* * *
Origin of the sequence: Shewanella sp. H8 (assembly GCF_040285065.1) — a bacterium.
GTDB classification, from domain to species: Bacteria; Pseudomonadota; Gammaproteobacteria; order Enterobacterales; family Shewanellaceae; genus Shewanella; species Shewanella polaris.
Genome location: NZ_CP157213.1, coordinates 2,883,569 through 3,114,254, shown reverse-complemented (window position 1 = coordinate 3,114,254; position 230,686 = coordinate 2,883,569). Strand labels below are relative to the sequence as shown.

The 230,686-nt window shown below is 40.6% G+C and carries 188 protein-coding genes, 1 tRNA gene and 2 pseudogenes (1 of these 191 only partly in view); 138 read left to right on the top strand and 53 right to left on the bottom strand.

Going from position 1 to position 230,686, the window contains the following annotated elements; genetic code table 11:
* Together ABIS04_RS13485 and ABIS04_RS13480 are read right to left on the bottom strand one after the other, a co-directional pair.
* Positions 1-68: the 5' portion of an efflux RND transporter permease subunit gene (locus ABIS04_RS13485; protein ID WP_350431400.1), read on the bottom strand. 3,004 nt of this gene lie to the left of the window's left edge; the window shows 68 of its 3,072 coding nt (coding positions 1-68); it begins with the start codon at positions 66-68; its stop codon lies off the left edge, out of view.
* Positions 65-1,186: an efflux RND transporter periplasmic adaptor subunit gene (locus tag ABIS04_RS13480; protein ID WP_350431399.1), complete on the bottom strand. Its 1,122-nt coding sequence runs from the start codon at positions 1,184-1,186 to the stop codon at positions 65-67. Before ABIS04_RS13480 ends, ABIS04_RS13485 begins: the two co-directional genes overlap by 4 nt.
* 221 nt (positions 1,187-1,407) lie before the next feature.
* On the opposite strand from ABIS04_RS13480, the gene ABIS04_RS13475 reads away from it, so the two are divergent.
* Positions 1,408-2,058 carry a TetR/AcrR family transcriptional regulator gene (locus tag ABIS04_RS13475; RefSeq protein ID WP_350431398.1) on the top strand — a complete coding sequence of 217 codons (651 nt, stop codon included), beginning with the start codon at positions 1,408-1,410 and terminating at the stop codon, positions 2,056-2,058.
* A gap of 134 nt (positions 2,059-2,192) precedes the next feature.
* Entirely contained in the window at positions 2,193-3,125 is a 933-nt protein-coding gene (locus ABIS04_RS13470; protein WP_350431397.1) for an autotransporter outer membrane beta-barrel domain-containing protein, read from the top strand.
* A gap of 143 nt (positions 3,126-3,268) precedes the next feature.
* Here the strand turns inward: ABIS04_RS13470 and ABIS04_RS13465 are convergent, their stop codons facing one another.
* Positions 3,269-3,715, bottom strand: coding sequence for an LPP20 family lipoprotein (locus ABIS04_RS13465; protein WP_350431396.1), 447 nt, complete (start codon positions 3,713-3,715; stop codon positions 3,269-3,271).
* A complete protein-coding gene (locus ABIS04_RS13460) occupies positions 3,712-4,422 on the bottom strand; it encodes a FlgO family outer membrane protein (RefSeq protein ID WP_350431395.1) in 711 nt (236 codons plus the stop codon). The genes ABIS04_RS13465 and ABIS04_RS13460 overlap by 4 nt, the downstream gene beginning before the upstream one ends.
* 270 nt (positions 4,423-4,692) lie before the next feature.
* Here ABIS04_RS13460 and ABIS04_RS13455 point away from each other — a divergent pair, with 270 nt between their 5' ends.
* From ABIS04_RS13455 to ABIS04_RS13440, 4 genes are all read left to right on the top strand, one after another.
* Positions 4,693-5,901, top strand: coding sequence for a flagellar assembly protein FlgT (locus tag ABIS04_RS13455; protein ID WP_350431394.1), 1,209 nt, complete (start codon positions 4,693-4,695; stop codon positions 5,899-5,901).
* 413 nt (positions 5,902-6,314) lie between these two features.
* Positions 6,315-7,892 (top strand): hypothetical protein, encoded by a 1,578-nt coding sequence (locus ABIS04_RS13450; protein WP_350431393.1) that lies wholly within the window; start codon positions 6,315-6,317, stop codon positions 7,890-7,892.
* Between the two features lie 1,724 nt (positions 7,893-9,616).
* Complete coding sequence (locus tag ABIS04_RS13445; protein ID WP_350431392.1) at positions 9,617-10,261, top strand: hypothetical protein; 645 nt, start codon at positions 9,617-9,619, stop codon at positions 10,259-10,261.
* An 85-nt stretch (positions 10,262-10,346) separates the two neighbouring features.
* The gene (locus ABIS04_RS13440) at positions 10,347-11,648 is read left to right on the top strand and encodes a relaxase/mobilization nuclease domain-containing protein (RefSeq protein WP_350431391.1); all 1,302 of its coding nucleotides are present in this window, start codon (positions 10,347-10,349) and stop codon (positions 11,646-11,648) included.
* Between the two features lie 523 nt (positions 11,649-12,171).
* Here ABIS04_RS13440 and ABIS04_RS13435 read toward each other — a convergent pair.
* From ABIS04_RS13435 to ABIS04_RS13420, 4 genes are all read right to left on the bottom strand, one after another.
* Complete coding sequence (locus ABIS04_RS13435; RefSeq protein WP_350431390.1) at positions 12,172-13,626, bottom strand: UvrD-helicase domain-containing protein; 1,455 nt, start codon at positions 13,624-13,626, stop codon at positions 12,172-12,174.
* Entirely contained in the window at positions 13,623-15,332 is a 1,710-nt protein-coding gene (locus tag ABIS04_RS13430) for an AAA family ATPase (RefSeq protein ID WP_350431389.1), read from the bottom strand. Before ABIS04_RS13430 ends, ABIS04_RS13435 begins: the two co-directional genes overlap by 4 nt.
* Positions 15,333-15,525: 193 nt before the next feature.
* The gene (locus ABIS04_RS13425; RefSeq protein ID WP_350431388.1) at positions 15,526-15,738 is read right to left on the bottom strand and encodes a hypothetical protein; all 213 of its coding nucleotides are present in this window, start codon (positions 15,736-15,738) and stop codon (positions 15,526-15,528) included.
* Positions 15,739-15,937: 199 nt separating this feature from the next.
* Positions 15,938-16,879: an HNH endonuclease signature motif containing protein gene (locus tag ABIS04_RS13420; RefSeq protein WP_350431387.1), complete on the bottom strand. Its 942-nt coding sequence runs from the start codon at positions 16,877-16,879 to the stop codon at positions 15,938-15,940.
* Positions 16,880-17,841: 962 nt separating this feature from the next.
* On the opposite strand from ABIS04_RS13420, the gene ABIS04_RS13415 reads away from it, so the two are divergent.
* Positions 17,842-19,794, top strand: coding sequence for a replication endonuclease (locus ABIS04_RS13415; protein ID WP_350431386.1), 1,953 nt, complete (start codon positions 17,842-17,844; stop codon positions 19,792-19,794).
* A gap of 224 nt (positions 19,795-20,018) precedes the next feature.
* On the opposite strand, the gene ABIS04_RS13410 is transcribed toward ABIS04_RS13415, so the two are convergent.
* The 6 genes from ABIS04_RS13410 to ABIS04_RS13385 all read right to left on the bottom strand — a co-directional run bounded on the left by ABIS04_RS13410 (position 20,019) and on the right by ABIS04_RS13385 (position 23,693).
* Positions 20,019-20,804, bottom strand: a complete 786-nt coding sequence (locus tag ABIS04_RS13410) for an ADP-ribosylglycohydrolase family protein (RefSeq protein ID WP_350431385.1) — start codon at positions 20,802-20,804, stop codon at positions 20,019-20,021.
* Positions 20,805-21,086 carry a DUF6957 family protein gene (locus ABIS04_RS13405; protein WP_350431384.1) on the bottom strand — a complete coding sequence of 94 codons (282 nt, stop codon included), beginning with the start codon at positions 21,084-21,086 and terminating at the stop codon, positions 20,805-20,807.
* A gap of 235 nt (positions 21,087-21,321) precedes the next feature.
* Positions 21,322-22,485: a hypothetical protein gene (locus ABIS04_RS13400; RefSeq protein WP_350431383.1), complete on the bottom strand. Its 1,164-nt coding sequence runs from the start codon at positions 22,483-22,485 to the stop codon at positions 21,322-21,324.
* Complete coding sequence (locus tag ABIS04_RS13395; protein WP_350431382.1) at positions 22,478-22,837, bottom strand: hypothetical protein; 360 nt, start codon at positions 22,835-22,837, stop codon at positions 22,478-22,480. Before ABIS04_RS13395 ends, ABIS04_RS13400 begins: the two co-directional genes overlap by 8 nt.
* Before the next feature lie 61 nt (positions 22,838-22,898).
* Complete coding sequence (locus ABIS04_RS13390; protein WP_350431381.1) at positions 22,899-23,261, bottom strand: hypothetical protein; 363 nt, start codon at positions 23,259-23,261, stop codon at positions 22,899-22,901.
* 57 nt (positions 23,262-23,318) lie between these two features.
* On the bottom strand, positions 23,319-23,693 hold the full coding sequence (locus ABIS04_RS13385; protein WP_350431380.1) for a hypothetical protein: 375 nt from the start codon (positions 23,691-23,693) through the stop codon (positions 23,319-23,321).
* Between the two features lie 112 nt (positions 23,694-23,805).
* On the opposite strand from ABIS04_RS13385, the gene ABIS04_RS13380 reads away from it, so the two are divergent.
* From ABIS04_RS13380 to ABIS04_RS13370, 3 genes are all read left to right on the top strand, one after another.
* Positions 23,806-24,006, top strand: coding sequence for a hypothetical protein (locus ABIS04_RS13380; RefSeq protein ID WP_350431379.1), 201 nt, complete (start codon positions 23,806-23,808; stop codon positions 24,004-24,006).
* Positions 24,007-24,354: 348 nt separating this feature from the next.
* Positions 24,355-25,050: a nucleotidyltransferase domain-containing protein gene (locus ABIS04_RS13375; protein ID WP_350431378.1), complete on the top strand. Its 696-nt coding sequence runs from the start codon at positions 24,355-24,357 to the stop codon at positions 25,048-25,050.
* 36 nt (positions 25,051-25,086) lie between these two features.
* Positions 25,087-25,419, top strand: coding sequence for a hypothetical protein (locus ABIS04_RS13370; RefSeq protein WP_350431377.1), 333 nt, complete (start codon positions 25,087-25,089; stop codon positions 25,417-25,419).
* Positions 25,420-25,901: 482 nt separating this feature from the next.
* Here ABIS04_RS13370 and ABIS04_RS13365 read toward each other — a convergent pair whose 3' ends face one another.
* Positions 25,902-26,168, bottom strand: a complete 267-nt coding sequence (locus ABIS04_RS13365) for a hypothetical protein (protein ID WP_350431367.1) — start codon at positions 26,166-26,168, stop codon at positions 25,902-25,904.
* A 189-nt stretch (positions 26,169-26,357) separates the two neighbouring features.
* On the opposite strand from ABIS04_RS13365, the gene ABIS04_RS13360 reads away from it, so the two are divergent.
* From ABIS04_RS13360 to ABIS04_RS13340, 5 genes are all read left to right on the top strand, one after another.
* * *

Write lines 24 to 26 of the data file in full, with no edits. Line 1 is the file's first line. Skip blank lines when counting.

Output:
* Between the two features lie 1,724 nt (positions 7,893-9,616).
* Complete coding sequence (locus tag ABIS04_RS13445; protein ID WP_350431392.1) at positions 9,617-10,261, top strand: hypothetical protein; 645 nt, start codon at positions 9,617-9,619, stop codon at positions 10,259-10,261.
* An 85-nt stretch (positions 10,262-10,346) separates the two neighbouring features.